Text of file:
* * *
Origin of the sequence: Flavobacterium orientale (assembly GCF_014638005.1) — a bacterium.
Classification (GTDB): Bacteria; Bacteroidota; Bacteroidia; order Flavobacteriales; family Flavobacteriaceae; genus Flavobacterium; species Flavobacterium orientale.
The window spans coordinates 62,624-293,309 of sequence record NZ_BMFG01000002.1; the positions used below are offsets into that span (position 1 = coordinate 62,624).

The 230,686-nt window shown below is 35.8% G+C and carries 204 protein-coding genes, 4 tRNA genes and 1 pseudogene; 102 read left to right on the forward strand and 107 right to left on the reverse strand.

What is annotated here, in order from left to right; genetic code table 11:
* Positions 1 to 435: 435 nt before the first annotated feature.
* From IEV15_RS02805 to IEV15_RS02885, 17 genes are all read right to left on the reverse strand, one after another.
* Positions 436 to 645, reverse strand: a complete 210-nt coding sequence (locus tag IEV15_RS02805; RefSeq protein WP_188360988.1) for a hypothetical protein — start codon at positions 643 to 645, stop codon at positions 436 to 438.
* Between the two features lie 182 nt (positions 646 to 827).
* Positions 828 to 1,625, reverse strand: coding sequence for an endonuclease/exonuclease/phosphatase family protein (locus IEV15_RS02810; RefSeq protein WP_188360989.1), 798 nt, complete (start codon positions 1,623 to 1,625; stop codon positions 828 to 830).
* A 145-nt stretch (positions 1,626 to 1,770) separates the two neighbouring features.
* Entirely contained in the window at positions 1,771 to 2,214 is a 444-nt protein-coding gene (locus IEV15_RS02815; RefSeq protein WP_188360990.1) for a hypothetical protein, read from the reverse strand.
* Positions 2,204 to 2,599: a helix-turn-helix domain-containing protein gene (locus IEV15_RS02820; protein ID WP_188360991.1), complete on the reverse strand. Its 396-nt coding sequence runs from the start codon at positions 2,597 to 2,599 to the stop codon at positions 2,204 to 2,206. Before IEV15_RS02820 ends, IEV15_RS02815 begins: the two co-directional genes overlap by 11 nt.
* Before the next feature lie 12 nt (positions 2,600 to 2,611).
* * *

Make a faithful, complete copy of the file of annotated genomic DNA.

Origin of the sequence: Flavobacterium orientale (assembly GCF_014638005.1) — a bacterium.
Classification (GTDB): Bacteria; Bacteroidota; Bacteroidia; order Flavobacteriales; family Flavobacteriaceae; genus Flavobacterium; species Flavobacterium orientale.
The window spans coordinates 62,624-293,309 of sequence record NZ_BMFG01000002.1; the positions used below are offsets into that span (position 1 = coordinate 62,624).

The 230,686-nt window shown below is 35.8% G+C and carries 204 protein-coding genes, 4 tRNA genes and 1 pseudogene; 102 read left to right on the forward strand and 107 right to left on the reverse strand.

What is annotated here, in order from left to right; genetic code table 11:
* Positions 1 to 435: 435 nt before the first annotated feature.
* From IEV15_RS02805 to IEV15_RS02885, 17 genes are all read right to left on the reverse strand, one after another.
* Positions 436 to 645, reverse strand: a complete 210-nt coding sequence (locus tag IEV15_RS02805; RefSeq protein WP_188360988.1) for a hypothetical protein — start codon at positions 643 to 645, stop codon at positions 436 to 438.
* Between the two features lie 182 nt (positions 646 to 827).
* Positions 828 to 1,625, reverse strand: coding sequence for an endonuclease/exonuclease/phosphatase family protein (locus IEV15_RS02810; RefSeq protein WP_188360989.1), 798 nt, complete (start codon positions 1,623 to 1,625; stop codon positions 828 to 830).
* A 145-nt stretch (positions 1,626 to 1,770) separates the two neighbouring features.
* Entirely contained in the window at positions 1,771 to 2,214 is a 444-nt protein-coding gene (locus IEV15_RS02815; RefSeq protein WP_188360990.1) for a hypothetical protein, read from the reverse strand.
* Positions 2,204 to 2,599: a helix-turn-helix domain-containing protein gene (locus IEV15_RS02820; protein ID WP_188360991.1), complete on the reverse strand. Its 396-nt coding sequence runs from the start codon at positions 2,597 to 2,599 to the stop codon at positions 2,204 to 2,206. Before IEV15_RS02820 ends, IEV15_RS02815 begins: the two co-directional genes overlap by 11 nt.
* Before the next feature lie 12 nt (positions 2,600 to 2,611).